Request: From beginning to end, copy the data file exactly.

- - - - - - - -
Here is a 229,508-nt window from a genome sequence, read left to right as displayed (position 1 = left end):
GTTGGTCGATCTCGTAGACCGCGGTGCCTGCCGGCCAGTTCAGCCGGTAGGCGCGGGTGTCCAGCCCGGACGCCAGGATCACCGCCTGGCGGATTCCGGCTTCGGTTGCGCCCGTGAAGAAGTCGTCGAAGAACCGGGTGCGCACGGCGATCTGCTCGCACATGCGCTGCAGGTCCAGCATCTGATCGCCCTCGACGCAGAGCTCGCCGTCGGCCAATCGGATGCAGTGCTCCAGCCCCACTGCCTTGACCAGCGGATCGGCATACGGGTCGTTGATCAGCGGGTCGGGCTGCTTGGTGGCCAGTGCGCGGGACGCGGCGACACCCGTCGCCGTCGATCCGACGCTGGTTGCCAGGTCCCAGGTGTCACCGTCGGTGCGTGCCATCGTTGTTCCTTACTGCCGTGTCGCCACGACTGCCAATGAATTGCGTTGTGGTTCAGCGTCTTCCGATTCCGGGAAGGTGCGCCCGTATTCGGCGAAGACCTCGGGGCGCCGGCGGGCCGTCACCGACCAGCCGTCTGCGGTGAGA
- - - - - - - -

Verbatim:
Here is a 229,508-nt window from a genome sequence, read left to right as displayed (position 1 = left end):
GTTGGTCGATCTCGTAGACCGCGGTGCCTGCCGGCCAGTTCAGCCGGTAGGCGCGGGTGTCCAGCCCGGACGCCAGGATCACCGCCTGGCGGATTCCGGCTTCGGTTGCGCCCGTGAAGAAGTCGTCGAAGAACCGGGTGCGCACGGCGATCTGCTCGCACATGCGCTGCAGGTCCAGCATCTGATCGCCCTCGACGCAGAGCTCGCCGTCGGCCAATCGGATGCAGTGCTCCAGCCCCACTGCCTTGACCAGCGGATCGGCATACGGGTCGTTGATCAGCGGGTCGGGCTGCTTGGTGGCCAGTGCGCGGGACGCGGCGACACCCGTCGCCGTCGATCCGACGCTGGTTGCCAGGTCCCAGGTGTCACCGTCGGTGCGTGCCATCGTTGTTCCTTACTGCCGTGTCGCCACGACTGCCAATGAATTGCGTTGTGGTTCAGCGTCTTCCGATTCCGGGAAGGTGCGCCCGTATTCGGCGAAGACCTCGGGGCGCCGGCGGGCCGTCACCGACCAGCCGTCTGCGGTGAGA